The S&P 500 had its worst first half of a year since 1970. The carousel of concerns continues to turn as investors deal with one of the most complicated investment backdrops in recent memory. As investors navigate this market, the result has been lower valuations for the S&P 500. In fact, the entire year-to-date decline for the S&P 500 has come from valuation contraction, while forward earnings estimates have remained resilient.
Investors will receive another important piece of the puzzle on Friday of this week as key jobs data for the month of June is released. The job market has been strong, and the unemployment rate sits near its pre-pandemic low. This has been an asset to the U.S. economy. Furthermore, a strong labor market is one of the reasons the Federal Reserve (Fed) has been confident in raising interest rates at speeds not seen in decades. Even some softening in the labor market is unlikely to deter the Fed from fighting inflation and restoring price stability.
As the Fed attempts to engineer a soft landing, recession fears have come to the forefront of market participants’ minds. While the risks for a recession have risen, our view is that it is not a foregone conclusion. While there is weakness in parts of the U.S. economy and financial conditions have tightened, the strong labor market as well as resilient consumers and businesses are positive offsets.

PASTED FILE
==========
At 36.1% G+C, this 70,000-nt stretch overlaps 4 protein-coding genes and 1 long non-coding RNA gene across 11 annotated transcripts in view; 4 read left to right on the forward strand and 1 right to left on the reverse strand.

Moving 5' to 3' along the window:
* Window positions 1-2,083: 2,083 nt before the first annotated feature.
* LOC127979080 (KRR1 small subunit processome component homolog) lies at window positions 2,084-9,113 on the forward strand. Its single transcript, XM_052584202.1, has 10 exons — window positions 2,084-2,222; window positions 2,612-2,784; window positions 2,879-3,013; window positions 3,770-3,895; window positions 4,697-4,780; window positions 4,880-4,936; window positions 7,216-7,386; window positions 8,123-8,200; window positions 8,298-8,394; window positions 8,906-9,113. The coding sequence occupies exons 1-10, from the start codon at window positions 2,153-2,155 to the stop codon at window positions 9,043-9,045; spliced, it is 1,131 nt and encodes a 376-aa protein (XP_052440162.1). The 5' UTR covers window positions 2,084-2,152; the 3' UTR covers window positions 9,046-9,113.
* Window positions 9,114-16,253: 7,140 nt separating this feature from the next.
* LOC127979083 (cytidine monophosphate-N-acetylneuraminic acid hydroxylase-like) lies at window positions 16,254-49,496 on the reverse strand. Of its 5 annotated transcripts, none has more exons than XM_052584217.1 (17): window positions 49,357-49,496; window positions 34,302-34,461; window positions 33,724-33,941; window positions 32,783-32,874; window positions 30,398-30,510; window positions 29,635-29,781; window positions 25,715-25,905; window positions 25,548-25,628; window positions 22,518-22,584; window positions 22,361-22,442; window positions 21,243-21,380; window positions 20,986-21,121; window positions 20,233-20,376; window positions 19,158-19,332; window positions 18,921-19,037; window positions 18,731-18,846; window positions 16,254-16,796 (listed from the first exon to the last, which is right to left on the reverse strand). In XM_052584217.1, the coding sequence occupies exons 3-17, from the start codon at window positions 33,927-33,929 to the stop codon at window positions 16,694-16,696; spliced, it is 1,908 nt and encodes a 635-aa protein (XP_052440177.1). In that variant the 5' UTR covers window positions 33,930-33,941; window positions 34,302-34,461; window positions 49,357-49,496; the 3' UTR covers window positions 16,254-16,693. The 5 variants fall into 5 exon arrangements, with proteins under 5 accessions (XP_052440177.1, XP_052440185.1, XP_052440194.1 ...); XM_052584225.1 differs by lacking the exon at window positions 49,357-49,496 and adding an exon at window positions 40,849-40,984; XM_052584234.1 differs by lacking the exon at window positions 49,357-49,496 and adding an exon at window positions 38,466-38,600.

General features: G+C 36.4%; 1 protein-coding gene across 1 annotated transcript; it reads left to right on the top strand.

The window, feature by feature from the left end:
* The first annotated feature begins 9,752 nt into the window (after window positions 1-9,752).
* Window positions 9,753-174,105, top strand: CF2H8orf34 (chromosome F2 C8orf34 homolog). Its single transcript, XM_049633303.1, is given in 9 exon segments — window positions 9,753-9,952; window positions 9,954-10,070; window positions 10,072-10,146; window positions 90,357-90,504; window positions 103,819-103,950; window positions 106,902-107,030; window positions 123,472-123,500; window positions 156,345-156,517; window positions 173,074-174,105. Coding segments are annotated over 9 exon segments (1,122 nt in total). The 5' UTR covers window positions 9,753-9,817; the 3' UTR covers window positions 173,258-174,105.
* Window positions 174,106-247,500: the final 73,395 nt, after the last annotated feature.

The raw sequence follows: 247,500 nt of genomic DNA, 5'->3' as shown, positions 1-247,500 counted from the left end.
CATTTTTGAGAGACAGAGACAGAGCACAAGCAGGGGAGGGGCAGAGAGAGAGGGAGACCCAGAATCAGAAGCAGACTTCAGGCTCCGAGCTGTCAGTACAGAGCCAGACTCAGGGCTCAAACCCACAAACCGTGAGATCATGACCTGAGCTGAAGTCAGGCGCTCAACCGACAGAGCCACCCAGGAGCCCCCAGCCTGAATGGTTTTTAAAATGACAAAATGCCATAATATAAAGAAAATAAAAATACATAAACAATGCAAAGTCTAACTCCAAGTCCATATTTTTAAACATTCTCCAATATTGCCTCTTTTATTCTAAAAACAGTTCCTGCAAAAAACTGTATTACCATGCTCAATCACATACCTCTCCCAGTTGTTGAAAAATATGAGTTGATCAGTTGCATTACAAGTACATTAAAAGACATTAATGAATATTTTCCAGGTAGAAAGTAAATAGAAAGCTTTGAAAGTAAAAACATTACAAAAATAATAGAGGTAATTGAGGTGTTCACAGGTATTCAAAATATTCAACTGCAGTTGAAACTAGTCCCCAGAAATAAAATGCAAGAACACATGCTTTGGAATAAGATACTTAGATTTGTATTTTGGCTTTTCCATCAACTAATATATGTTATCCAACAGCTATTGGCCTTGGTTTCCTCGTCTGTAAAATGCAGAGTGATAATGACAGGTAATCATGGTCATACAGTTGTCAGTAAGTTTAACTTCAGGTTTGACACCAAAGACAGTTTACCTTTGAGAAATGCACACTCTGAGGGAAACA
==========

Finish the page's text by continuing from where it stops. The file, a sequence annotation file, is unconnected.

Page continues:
A look back
- U.S. stocks continued their decline last week, falling 2.2%. International developed (-2.2%) and emerging market stocks (-1.6%) followed suit.
- The 10-year U.S. Treasury yield fell by 0.24% due to recession fears, continuing its decline from a 3.5% peak in mid-June. This drove +1.3% performance in the Bloomberg Aggregate Bond index. Shorter-dated yields saw a similar material decline.
- The May Core PCE inflation measure showed a 4.7% annual increase year over year. This was an improvement from the 4.9% reading in April.
A look ahead
- Now that the second quarter is wrapped up, investors will look to the upcoming earnings season to see if earnings and profit margins begin to show signs of weakness.
- The jobs report will be in focus this week as investors look for any signs of softness in the report and the potential impact on the path of monetary policy.
- Economic Releases: Factory Orders, Durable Goods Orders, S&P Global U.S. Services, Nonfarm Payrolls, and the Unemployment Rate.